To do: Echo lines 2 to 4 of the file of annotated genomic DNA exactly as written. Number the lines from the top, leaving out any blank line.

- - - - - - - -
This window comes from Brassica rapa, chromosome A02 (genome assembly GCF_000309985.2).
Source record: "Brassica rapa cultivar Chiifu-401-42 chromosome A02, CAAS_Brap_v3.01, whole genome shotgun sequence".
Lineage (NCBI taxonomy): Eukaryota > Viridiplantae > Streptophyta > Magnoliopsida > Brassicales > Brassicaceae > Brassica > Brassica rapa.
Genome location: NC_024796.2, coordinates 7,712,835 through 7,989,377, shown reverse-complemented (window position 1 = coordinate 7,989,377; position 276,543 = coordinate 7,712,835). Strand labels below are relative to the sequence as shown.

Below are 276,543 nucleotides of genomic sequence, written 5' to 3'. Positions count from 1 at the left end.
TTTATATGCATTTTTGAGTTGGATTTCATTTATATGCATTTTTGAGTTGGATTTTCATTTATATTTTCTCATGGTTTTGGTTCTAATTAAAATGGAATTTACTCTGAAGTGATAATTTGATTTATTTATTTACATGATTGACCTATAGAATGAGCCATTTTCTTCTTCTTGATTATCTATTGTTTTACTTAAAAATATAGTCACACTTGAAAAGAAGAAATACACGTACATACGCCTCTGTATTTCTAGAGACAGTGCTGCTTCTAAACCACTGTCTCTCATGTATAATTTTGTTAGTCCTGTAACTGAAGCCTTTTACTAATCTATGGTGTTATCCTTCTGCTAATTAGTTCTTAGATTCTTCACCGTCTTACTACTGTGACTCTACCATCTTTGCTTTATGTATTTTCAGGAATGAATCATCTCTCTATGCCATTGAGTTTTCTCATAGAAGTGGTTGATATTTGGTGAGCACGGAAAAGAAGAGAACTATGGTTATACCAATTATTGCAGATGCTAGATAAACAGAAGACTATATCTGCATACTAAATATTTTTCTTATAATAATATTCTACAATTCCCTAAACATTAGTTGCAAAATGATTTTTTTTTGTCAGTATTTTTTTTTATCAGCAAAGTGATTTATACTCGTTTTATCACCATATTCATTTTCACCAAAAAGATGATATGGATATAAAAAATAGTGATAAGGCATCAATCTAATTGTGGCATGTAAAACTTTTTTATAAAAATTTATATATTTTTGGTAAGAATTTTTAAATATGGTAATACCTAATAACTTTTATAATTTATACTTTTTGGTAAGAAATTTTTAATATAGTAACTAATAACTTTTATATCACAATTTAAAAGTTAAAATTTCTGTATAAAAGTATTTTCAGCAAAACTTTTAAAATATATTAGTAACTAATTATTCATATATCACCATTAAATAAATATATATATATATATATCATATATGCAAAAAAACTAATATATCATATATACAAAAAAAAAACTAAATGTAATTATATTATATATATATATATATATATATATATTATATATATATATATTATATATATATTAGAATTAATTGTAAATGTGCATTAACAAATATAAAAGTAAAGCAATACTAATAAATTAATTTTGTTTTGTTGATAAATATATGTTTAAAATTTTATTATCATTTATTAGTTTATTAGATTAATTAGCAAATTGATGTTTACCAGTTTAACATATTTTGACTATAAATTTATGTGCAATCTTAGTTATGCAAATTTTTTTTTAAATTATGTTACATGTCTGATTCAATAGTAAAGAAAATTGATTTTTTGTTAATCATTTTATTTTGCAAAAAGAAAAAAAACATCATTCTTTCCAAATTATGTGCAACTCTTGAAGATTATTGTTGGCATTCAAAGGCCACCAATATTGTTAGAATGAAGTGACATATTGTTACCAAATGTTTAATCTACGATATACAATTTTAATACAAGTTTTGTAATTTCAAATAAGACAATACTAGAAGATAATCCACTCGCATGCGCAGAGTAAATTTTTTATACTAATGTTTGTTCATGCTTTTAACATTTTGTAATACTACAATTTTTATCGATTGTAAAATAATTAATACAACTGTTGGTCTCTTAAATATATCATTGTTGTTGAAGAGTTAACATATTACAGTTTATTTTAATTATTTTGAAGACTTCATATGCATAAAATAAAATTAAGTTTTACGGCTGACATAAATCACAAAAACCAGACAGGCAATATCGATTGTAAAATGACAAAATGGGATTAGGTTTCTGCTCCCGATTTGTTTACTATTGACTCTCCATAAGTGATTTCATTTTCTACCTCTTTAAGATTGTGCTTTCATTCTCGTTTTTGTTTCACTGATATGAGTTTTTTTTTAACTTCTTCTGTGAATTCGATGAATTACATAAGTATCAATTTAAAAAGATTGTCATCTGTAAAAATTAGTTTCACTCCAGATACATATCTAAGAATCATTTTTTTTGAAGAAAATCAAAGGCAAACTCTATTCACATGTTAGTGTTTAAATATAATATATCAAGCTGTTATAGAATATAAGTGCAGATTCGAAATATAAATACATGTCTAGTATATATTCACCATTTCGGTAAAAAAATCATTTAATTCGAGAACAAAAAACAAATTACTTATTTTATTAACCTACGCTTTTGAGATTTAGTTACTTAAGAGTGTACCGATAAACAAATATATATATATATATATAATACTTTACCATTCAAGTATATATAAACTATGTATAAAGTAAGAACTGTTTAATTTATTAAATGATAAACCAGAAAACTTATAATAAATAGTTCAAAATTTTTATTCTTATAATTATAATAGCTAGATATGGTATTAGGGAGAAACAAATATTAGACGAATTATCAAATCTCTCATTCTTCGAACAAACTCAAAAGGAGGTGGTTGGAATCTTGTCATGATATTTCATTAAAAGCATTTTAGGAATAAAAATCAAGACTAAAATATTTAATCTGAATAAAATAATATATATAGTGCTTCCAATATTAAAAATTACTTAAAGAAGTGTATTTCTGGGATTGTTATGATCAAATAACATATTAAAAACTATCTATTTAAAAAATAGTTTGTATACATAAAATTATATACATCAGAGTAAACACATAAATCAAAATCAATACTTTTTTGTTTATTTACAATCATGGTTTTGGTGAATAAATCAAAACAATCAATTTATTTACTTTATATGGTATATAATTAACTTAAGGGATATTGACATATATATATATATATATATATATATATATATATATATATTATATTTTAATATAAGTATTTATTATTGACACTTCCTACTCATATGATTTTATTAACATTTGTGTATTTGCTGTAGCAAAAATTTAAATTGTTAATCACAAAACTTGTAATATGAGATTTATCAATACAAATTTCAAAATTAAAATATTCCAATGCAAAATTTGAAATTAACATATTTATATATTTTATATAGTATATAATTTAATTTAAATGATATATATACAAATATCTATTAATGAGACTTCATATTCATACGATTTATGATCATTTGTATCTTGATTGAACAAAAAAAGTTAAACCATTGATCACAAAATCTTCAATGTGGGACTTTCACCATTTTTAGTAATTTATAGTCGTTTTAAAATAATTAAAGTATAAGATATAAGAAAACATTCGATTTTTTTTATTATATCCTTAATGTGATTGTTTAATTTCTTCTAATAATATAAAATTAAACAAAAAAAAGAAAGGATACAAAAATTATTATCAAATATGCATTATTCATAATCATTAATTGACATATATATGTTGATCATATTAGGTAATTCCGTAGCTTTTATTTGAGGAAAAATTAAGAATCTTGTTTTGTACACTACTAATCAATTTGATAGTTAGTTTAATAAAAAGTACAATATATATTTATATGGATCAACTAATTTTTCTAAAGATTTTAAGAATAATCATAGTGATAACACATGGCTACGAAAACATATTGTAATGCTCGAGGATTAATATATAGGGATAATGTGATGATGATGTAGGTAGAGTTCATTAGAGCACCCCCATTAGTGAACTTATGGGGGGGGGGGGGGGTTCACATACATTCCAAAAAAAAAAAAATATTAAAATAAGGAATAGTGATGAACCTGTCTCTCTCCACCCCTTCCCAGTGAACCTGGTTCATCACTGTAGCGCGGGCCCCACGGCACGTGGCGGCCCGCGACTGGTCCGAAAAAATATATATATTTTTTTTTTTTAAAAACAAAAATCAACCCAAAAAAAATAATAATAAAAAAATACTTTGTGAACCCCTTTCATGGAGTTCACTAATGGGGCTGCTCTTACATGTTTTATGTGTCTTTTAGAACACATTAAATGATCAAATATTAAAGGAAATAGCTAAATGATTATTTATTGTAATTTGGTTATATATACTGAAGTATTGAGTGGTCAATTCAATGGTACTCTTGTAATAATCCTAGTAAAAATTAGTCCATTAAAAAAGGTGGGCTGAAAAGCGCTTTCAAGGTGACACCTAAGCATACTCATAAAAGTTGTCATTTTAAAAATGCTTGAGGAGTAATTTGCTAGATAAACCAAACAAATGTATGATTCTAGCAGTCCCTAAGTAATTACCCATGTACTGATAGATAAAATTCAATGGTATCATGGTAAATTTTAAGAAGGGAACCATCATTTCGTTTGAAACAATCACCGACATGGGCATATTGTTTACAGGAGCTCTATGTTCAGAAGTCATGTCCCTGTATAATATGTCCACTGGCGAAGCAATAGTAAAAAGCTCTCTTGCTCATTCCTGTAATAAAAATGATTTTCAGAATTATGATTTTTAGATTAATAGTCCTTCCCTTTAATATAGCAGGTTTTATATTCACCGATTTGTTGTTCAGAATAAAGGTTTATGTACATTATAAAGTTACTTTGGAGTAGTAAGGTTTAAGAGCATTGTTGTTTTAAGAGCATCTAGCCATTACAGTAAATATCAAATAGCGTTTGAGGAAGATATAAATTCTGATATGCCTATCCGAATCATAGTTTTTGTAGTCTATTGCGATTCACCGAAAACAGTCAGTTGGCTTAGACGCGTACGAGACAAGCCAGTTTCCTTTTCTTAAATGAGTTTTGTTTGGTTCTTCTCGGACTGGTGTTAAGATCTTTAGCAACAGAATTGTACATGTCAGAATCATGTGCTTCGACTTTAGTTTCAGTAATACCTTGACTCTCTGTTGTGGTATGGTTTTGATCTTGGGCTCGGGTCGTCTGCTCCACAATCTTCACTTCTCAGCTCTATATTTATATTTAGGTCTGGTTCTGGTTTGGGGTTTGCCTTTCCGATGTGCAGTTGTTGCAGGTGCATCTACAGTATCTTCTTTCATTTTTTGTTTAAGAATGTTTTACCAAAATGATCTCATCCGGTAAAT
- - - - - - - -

Source record: "Brassica rapa cultivar Chiifu-401-42 chromosome A02, CAAS_Brap_v3.01, whole genome shotgun sequence".
Lineage (NCBI taxonomy): Eukaryota > Viridiplantae > Streptophyta > Magnoliopsida > Brassicales > Brassicaceae > Brassica > Brassica rapa.
Genome location: NC_024796.2, coordinates 7,712,835 through 7,989,377, shown reverse-complemented (window position 1 = coordinate 7,989,377; position 276,543 = coordinate 7,712,835). Strand labels below are relative to the sequence as shown.